Afternoon Presentations

The afternoon sessions involved three presentations, one each on: the impact of aquaculture operations on lobster stocks; the use of genetics in the fisheries; and mitigation of seabird mortality in the fisheries.

Dr. Melanie Wiber from the University of New Brunswick spoke about the impact of aquaculture operations on lobster stocks, although she emphasized from the beginning her work isn’t complete yet so she was unable to share final results.

However, what she did find was the use of collaborative information gathering, or joint production of knowledge (JPK), inevitably lead to certain inescapable outcomes:
• the incorporation of local knowledge does add value;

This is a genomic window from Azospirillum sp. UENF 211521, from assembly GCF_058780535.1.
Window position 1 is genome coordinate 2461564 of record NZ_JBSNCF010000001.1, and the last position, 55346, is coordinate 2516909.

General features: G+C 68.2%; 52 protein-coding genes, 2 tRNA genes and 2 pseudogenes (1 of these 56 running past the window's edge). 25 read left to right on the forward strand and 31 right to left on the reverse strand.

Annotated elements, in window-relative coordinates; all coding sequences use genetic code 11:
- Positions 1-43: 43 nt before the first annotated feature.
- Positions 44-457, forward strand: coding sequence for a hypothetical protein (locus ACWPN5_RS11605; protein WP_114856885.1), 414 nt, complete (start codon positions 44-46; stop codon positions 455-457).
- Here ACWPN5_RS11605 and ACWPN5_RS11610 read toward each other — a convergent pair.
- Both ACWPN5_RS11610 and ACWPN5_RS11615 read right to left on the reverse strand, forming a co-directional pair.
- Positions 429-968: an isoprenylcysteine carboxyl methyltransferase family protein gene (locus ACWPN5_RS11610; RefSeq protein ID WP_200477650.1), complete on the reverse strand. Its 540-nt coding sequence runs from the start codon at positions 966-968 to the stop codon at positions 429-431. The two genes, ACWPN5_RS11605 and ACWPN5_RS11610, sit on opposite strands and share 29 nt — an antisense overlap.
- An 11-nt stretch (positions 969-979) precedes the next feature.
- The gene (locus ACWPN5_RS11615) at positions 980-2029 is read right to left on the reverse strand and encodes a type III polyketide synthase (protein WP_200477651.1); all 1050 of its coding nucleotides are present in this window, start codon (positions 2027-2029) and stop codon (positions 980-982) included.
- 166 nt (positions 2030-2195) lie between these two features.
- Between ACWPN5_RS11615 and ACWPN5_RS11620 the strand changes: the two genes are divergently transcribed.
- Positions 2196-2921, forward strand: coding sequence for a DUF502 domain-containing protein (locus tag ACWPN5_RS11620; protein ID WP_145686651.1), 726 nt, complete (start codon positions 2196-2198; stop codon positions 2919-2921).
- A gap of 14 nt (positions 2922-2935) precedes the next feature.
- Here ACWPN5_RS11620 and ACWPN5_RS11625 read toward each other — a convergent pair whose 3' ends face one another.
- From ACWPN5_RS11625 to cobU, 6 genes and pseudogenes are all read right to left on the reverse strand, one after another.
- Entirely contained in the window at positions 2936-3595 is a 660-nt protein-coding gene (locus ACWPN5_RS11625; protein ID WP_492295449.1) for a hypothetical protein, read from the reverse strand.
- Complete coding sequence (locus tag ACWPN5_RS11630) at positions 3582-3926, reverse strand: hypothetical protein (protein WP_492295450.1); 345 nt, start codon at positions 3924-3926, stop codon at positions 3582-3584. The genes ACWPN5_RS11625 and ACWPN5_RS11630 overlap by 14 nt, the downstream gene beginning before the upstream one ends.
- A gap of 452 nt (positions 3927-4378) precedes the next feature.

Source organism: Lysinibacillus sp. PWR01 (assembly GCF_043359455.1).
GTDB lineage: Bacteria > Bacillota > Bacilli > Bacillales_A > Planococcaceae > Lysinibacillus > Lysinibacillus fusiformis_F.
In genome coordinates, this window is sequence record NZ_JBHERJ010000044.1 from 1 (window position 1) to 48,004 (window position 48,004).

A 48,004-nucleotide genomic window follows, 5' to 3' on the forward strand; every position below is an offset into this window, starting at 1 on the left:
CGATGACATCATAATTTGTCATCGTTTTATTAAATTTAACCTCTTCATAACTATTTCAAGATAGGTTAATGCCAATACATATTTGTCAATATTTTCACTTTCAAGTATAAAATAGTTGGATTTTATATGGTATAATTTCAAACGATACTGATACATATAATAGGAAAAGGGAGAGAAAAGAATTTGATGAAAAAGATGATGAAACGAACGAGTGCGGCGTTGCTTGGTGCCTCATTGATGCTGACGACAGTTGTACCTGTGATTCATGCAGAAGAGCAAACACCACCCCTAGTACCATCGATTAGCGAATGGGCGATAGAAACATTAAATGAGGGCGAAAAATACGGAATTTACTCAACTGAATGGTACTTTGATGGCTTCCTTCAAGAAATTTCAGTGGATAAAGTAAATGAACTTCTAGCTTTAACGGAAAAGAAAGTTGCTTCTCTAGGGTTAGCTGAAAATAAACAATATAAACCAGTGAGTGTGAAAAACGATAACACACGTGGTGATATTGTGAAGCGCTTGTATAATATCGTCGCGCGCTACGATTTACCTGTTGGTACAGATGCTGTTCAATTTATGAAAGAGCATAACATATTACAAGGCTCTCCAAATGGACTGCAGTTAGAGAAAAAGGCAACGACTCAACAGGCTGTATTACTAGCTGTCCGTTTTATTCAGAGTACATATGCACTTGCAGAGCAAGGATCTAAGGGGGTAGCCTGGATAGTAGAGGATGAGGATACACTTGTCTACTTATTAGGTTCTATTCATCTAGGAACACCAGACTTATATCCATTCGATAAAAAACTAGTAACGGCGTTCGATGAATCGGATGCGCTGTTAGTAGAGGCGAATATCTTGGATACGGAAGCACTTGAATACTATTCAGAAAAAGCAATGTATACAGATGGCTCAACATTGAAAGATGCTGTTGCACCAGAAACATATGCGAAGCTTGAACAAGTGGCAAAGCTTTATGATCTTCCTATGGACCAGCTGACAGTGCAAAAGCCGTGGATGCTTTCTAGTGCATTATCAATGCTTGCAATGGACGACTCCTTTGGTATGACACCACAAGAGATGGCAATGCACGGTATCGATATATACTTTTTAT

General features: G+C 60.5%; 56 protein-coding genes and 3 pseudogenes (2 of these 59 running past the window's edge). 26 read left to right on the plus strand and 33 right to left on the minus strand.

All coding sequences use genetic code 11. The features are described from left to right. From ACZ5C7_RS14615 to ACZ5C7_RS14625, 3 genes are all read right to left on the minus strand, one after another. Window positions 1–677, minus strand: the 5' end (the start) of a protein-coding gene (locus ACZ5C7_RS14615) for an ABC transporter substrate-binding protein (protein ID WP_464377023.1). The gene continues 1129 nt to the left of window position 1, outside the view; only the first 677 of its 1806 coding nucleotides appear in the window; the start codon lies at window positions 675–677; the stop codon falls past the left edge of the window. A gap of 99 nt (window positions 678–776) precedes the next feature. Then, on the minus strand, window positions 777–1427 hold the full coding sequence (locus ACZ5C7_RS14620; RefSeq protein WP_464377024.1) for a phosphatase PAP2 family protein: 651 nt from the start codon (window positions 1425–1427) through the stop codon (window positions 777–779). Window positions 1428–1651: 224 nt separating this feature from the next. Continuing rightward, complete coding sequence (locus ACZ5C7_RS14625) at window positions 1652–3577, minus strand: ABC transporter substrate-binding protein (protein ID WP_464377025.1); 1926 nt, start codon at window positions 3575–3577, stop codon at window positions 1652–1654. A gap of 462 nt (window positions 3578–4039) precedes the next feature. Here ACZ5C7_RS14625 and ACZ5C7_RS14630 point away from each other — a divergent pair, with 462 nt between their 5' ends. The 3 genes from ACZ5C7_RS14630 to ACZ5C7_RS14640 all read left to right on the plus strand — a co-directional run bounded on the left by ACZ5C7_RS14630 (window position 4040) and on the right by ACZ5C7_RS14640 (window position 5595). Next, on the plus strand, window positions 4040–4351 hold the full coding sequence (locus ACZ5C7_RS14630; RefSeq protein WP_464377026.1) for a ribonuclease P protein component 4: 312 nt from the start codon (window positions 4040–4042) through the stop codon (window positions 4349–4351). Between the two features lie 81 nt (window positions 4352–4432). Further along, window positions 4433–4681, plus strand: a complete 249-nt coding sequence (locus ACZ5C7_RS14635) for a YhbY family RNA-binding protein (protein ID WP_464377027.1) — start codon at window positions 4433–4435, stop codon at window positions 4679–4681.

• JPK can mitigate environmental risks; but
• JPK is always “political’ and can result in the exclusion of potential sources of information (in this case, representatives of the aquaculture industry).

“Relying on the expertise, skill and equipment of fishermen made it impossible to invite aquaculture to the table as it would alienate the fishermen and cast doubt on the results,” Wiber says.

Although official results are not yet available, Wiber does say there are some concrete outcomes from the work already impacting the industry. Although it’s true some of the chemicals used in aquaculture can cause lobster mortality and premature molting, Wiber says the fishers involved in her study emerged assured the lobster stocks aren’t being adversely affected in every case and are much more likely to interact with the aquaculture industry in the future.


The role of genetics was covered by Dr. Gregory Puncher, from the Department of Biological Sciences at the University of New Brunswick. He showed how the use of genetics is currently being used for everything from detecting food fraud to showing how fish species are adapting over time to such stresses as increased harvesting and climate change.